“Oh, my! That’s an interesting vegetable. What is it?” I looked at the colorful display of greens and reds and purples that made up the market stand, admiring, in particular, the luscious glossy red of the Beefsteak tomatoes. Between the red tomatoes and the yellow and green zucchini, there was a small, roundish vegetable that was quite black.
“They’re tomatoes.” The market vendor smiled at me. Another customer approached and chose a small basket of the black vegetable.
“And they’re delicious,” the customer added. “Not as acidic as the red ones.”
“Not very attractive, either,” I muttered under my breath. A little louder, I added, “They look bruised and bad.”
“Not at all,” the vendor bagged the purchases and handed them to the customer who moved on to the next market stand. “That’s the natural color. It’s an heirloom tomato.”
“Heirloom tomato?” I queried. I never thought there was such a thing.
“I also have some yellow tomatoes in my garden plot. They weren’t quite ready this week. I’ll have them for next week’s market.”
“I’ve seen the yellow tomatoes,” I replied. “But never the black ones. I’ll take a small basket. Not very attractive, but if they taste as good as you and that other customer suggests, I may be convinced. I’ll take some of the red ones, too. Just in case.”
I took home my purchases and decided right away to try one of the black tomatoes. I didn’t want to hesitate and avoid. Better try the tomato while I still possessed an ounce of bravery. I washed one, gently dried it off and sliced it thin. I picked up one slice and placed it in my mouth, standing close to the sink in case I had to spit it out. I didn’t. The taste filled my mouth and I was impressed.
“Wow!” I finished making a sandwich, adding the thinly sliced black tomatoes. I now had a new favorite sandwich filling.
I hadn’t realized there were so many shapes, sizes, and yes, colors of tomatoes and that there was such a thing as an heirloom tomato. Not to mention a black one.
It made me start to question my standard selection of tomatoes. In the summer, I preferred the Beefsteak tomato: big and hearty, this heirloom tomato was juicy with a little bit of sweetness. It’s easy enough to grow and it mixes well in soups and stews.
I also enjoy the Tiny Tim cherry tomatoes, just to plop in my mouth or add to a salad. But I was quickly learning there were many varieties—and colors—of cherry tomatoes as well. I was even told that yellow tomatoes and yellow cherry tomatoes were less acidic than the red ones.
For the longest time, it didn’t matter what people recommended. I liked my tomatoes: red, yellow, and now deep purple (black). I understand that there are also pink, orange, mottled, and yes, even striped tomatoes, but I have yet to try them. Regardless of the color, all tomatoes are tastiest when freshly ripened and just picked off the vine.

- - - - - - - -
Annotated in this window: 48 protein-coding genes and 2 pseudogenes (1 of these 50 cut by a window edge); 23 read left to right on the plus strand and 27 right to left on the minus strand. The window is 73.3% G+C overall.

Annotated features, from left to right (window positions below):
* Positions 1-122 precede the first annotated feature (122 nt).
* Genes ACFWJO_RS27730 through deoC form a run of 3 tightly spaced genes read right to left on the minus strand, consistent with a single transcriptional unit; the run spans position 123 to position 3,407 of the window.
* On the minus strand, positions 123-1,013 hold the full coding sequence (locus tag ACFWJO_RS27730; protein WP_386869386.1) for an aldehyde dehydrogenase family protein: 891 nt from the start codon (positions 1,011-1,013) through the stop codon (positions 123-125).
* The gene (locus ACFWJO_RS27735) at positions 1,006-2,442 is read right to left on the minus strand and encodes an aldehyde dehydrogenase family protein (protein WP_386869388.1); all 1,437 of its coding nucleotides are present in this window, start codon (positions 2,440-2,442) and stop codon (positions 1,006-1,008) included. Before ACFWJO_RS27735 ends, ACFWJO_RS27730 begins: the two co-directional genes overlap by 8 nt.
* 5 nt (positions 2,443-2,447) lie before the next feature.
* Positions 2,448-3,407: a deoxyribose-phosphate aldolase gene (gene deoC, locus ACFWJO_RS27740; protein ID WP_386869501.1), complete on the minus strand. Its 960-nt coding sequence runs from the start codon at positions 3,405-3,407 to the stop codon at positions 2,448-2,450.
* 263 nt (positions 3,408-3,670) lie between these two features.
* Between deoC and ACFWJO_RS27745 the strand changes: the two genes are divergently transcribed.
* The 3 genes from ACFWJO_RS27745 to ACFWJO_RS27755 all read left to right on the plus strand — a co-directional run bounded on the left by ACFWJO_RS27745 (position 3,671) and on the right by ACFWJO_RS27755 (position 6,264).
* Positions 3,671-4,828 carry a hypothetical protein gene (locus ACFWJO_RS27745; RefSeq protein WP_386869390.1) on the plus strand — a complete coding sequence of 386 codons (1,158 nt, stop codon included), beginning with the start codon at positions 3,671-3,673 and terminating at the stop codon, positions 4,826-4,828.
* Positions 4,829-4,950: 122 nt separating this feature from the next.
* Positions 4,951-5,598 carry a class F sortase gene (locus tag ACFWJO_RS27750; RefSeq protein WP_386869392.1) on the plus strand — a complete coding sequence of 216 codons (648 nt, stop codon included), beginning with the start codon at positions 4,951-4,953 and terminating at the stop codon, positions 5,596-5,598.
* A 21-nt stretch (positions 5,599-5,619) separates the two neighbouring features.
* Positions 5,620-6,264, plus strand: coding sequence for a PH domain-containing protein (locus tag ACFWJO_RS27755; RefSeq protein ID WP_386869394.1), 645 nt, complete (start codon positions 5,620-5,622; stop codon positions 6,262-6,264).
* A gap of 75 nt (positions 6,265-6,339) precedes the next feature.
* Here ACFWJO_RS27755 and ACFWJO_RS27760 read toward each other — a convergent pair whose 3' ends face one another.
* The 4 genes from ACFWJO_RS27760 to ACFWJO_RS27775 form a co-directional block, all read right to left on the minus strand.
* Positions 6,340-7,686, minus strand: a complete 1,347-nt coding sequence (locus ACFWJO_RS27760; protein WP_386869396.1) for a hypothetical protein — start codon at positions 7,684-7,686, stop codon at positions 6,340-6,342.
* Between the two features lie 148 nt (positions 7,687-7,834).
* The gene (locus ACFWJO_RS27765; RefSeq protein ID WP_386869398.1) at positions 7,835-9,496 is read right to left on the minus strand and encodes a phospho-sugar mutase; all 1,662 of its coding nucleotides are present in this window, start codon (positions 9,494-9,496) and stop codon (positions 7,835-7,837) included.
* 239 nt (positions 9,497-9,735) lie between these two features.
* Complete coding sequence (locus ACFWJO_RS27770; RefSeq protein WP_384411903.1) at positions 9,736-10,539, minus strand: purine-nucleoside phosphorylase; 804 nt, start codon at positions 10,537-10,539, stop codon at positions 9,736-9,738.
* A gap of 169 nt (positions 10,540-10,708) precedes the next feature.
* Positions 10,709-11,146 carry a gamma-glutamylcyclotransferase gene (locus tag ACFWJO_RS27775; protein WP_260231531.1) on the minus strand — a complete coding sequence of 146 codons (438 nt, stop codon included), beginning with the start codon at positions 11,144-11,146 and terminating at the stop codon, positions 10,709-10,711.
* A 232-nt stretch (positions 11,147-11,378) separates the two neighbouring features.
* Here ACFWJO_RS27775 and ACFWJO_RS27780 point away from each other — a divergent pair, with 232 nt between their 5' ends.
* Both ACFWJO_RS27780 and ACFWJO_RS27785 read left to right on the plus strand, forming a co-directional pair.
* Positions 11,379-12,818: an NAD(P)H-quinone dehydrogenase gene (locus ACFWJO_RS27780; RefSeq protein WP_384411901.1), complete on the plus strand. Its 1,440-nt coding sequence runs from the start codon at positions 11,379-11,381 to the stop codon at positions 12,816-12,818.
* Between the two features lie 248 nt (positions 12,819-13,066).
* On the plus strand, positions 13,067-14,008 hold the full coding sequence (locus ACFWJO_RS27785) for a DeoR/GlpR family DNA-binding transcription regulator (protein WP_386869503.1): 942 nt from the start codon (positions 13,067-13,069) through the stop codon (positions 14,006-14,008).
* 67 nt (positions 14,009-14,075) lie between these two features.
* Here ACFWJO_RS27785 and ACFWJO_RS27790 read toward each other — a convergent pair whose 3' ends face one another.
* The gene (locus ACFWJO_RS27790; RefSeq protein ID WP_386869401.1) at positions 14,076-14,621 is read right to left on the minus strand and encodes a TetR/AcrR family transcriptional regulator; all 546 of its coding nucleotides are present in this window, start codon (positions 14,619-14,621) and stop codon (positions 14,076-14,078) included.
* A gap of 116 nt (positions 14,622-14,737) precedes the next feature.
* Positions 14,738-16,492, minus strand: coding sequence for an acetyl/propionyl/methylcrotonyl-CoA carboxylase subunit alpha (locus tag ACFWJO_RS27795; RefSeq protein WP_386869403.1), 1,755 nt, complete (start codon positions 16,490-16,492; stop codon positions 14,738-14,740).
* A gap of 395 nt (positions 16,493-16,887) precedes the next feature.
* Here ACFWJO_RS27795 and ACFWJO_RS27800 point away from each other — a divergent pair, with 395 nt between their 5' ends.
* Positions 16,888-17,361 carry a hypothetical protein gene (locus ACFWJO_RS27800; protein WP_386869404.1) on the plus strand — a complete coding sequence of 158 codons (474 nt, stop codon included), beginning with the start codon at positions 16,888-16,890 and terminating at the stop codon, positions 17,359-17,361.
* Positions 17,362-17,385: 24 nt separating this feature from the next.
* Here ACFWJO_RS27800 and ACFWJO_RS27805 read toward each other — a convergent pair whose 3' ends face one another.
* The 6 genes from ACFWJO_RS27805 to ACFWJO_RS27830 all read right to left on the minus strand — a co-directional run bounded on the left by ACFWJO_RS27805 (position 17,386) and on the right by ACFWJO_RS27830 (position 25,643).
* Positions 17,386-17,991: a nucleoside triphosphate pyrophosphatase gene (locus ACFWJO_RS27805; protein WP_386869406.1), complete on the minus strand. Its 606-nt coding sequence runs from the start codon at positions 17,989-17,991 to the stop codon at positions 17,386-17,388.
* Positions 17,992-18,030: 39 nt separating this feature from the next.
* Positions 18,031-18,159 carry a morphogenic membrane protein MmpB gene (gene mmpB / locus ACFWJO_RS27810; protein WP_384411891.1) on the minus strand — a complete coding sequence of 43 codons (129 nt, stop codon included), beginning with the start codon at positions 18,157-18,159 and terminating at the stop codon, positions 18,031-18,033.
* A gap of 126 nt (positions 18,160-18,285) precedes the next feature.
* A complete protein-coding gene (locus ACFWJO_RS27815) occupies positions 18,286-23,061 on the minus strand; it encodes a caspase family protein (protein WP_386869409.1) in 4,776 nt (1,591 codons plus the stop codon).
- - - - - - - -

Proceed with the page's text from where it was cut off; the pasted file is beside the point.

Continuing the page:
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With over 10,000 cultivars of tomatoes, what’s the best choice? My preference is the heirloom tomato, the ones that have been grown from their own seeds and not cross-pollinated with other tomato cultivars to create a more disease-resistant tomato. In other words, I really don’t care for the hybrid, the tough tomato that lacks the heirloom fragility, but also its intensity of flavor.
Since World War II, tomatoes have been cross-pollinated numerous times in an attempt to create the ultimate tomato: the one that resists disease and pests, the one that lasts the longest, the one that won’t bruise so easily and will look the prettiest on the store display.
The local tomatoes we used to enjoy, either off the vine or purchased at a local farmers’ market, have been replaced to a large extent. Tomatoes are grown in great quantities all over the world, inside greenhouses and outside in places where year-round growing possibilities exist.
Mass production has done wonders for the shipping and grocery store industries as tomatoes meet the consumer demands for availability year round. However, this mass production of hybrid tomatoes has done little for the quality, and fewer people today even remember what a REAL tomato tastes like.
Hence the craze for heirloom tomatoes, especially amongst home gardeners, myself included. Amongst the many heritage tomatoes to choose from, here are a few of the most common.
First beefsteak tomato! Impressed with the size of it, hope it tastes good too. 🍅 I let it ripen on the vine but noticed it split today … a bit too long I think! 🍅😍 . . . . #tomato #beefsteaktomatoes #growyourown #urbangardening #organicgardening #urbanorganicgardener #sustainableliving #inmygarden #gardentotable #greenthumb #homegrown #organic #seedsnow #hydrovegan #vegetablegarden #instagarden #growyourownfood #ediblegarden #veggiepatch #permaculture #raisedbeds #urbangardenersrepublic #lobotany #epicgardening #homestead #gardening #growsomethinggreen #thehappygardeninglife #plantbased